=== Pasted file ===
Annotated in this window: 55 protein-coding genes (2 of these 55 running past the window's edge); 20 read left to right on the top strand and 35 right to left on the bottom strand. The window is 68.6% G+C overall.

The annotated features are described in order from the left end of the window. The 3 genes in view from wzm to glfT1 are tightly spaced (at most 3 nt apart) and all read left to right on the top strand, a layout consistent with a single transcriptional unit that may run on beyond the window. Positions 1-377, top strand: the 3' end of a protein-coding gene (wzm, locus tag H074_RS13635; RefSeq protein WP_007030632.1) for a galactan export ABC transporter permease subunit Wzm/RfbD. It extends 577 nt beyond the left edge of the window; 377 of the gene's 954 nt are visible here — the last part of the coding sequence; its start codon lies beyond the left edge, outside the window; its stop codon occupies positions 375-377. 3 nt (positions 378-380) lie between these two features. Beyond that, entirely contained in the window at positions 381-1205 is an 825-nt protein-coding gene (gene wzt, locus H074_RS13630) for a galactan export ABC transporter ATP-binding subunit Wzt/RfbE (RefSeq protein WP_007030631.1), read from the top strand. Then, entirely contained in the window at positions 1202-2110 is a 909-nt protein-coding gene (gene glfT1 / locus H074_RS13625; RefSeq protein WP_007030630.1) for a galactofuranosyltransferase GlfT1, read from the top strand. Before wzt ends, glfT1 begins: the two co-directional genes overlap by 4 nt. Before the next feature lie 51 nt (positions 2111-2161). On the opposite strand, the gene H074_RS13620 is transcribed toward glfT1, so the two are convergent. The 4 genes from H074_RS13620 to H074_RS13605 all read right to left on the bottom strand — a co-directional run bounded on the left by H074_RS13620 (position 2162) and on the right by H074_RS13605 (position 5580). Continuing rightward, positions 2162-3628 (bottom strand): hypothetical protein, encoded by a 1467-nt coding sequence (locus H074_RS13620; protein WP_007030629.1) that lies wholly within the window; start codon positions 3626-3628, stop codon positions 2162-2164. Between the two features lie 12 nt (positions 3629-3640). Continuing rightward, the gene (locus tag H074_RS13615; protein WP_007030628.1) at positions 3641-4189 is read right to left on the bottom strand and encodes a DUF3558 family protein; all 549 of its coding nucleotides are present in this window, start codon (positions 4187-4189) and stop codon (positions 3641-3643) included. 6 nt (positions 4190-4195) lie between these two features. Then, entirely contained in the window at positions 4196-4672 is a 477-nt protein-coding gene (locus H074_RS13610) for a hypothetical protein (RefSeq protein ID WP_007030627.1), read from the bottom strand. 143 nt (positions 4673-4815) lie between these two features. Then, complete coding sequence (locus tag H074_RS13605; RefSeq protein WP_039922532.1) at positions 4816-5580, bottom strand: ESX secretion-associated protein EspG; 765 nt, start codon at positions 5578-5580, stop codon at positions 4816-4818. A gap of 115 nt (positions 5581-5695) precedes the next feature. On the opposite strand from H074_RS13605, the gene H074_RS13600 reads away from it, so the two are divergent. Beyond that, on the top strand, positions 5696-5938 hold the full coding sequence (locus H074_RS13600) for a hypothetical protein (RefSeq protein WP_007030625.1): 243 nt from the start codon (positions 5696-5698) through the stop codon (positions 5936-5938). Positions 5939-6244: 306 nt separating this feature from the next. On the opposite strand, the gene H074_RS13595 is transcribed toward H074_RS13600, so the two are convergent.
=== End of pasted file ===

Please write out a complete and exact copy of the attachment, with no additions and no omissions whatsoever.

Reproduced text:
Annotated in this window: 55 protein-coding genes (2 of these 55 running past the window's edge); 20 read left to right on the top strand and 35 right to left on the bottom strand. The window is 68.6% G+C overall.

The annotated features are described in order from the left end of the window. The 3 genes in view from wzm to glfT1 are tightly spaced (at most 3 nt apart) and all read left to right on the top strand, a layout consistent with a single transcriptional unit that may run on beyond the window. Positions 1-377, top strand: the 3' end of a protein-coding gene (wzm, locus tag H074_RS13635; RefSeq protein WP_007030632.1) for a galactan export ABC transporter permease subunit Wzm/RfbD. It extends 577 nt beyond the left edge of the window; 377 of the gene's 954 nt are visible here — the last part of the coding sequence; its start codon lies beyond the left edge, outside the window; its stop codon occupies positions 375-377. 3 nt (positions 378-380) lie between these two features. Beyond that, entirely contained in the window at positions 381-1205 is an 825-nt protein-coding gene (gene wzt, locus H074_RS13630) for a galactan export ABC transporter ATP-binding subunit Wzt/RfbE (RefSeq protein WP_007030631.1), read from the top strand. Then, entirely contained in the window at positions 1202-2110 is a 909-nt protein-coding gene (gene glfT1 / locus H074_RS13625; RefSeq protein WP_007030630.1) for a galactofuranosyltransferase GlfT1, read from the top strand. Before wzt ends, glfT1 begins: the two co-directional genes overlap by 4 nt. Before the next feature lie 51 nt (positions 2111-2161). On the opposite strand, the gene H074_RS13620 is transcribed toward glfT1, so the two are convergent. The 4 genes from H074_RS13620 to H074_RS13605 all read right to left on the bottom strand — a co-directional run bounded on the left by H074_RS13620 (position 2162) and on the right by H074_RS13605 (position 5580). Continuing rightward, positions 2162-3628 (bottom strand): hypothetical protein, encoded by a 1467-nt coding sequence (locus H074_RS13620; protein WP_007030629.1) that lies wholly within the window; start codon positions 3626-3628, stop codon positions 2162-2164. Between the two features lie 12 nt (positions 3629-3640). Continuing rightward, the gene (locus tag H074_RS13615; protein WP_007030628.1) at positions 3641-4189 is read right to left on the bottom strand and encodes a DUF3558 family protein; all 549 of its coding nucleotides are present in this window, start codon (positions 4187-4189) and stop codon (positions 3641-3643) included. 6 nt (positions 4190-4195) lie between these two features. Then, entirely contained in the window at positions 4196-4672 is a 477-nt protein-coding gene (locus H074_RS13610) for a hypothetical protein (RefSeq protein ID WP_007030627.1), read from the bottom strand. 143 nt (positions 4673-4815) lie between these two features. Then, complete coding sequence (locus tag H074_RS13605; RefSeq protein WP_039922532.1) at positions 4816-5580, bottom strand: ESX secretion-associated protein EspG; 765 nt, start codon at positions 5578-5580, stop codon at positions 4816-4818. A gap of 115 nt (positions 5581-5695) precedes the next feature. On the opposite strand from H074_RS13605, the gene H074_RS13600 reads away from it, so the two are divergent. Beyond that, on the top strand, positions 5696-5938 hold the full coding sequence (locus H074_RS13600) for a hypothetical protein (RefSeq protein WP_007030625.1): 243 nt from the start codon (positions 5696-5698) through the stop codon (positions 5936-5938). Positions 5939-6244: 306 nt separating this feature from the next. On the opposite strand, the gene H074_RS13595 is transcribed toward H074_RS13600, so the two are convergent.